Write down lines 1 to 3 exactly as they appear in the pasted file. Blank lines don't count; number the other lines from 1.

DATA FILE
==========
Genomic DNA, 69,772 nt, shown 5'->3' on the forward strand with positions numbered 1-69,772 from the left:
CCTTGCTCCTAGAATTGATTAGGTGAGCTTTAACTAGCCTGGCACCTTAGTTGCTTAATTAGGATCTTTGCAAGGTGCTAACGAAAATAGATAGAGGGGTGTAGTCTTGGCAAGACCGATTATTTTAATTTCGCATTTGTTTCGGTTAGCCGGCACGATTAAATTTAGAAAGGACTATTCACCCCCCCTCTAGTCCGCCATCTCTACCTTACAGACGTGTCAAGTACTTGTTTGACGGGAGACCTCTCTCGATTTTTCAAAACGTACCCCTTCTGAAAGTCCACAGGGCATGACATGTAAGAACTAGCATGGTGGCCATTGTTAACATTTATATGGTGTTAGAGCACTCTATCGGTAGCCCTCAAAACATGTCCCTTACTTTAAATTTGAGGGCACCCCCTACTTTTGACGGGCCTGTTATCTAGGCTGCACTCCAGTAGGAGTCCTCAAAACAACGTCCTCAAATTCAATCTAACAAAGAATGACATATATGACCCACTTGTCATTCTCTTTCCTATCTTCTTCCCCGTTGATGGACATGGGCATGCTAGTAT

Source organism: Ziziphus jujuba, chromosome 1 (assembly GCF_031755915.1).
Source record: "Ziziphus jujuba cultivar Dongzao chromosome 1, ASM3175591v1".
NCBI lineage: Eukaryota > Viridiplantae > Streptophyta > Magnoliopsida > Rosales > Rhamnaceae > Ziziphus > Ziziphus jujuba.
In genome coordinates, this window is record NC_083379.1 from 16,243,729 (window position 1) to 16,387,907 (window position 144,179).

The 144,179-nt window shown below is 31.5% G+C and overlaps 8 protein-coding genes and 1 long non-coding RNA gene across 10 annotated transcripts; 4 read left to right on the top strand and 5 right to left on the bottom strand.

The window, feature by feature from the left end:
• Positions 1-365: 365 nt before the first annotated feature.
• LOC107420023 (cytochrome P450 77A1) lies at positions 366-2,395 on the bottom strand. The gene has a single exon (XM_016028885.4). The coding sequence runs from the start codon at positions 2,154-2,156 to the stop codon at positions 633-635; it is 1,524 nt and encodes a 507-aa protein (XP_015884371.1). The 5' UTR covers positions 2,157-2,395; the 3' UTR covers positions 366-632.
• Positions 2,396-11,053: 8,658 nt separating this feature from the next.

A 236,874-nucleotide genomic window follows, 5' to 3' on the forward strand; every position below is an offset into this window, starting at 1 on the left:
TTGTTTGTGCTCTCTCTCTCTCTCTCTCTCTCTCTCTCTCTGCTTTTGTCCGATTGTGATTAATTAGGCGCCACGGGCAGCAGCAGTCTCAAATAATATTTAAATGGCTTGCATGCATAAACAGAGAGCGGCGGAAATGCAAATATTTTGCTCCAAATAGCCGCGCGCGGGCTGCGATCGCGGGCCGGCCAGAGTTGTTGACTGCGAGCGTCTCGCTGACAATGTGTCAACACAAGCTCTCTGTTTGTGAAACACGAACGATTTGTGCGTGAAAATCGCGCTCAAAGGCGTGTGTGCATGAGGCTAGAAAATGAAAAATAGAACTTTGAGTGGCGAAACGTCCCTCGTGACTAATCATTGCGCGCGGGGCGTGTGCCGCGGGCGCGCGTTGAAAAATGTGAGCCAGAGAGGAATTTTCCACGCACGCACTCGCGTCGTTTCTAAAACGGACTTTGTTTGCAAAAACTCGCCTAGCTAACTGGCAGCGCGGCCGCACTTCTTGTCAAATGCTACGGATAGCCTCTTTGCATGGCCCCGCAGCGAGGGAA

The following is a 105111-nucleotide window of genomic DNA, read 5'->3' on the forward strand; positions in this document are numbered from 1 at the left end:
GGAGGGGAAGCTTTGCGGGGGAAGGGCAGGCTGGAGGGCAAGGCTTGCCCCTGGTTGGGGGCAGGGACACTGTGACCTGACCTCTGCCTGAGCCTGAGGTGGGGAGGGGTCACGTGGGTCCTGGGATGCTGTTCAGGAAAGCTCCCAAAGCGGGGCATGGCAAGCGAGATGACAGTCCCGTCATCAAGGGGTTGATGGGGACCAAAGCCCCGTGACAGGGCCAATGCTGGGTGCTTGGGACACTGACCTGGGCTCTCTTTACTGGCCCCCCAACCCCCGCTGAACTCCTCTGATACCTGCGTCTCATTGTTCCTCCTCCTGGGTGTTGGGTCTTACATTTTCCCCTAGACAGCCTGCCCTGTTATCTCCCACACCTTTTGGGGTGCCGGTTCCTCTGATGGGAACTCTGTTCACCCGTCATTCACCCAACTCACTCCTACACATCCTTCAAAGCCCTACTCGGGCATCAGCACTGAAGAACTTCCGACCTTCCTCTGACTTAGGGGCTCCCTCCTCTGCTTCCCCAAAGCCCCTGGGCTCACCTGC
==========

Genomic DNA, 69,772 nt, shown 5'->3' on the forward strand with positions numbered 1-69,772 from the left:
CCTTGCTCCTAGAATTGATTAGGTGAGCTTTAACTAGCCTGGCACCTTAGTTGCTTAATTAGGATCTTTGCAAGGTGCTAACGAAAATAGATAGAGGGGTGTAGTCTTGGCAAGACCGATTATTTTAATTTCGCATTTGTTTCGGTTAGCCGGCACGATTAAATTTAGAAAGGACTATTCACCCCCCCTCTAGTCCGCCATCTCTACCTTACAGACGTGTCAAGTACTTGTTTGACGGGAGACCTCTCTCGATTTTTCAAAACGTACCCCTTCTGAAAGTCCACAGGGCATGACATGTAAGAACTAGCATGGTGGCCATTGTTAACATTTATATGGTGTTAGAGCACTCTATCGGTAGCCCTCAAAACATGTCCCTTACTTTAAATTTGAGGGCACCCCCTACTTTTGACGGGCCTGTTATCTAGGCTGCACTCCAGTAGGAGTCCTCAAAACAACGTCCTCAAATTCAATCTAACAAAGAATGACATATATGACCCACTTGTCATTCTCTTTCCTATCTTCTTCCCCGTTGATGGACATGGGCATGCTAGTAT

Source organism: Ziziphus jujuba, chromosome 1 (assembly GCF_031755915.1).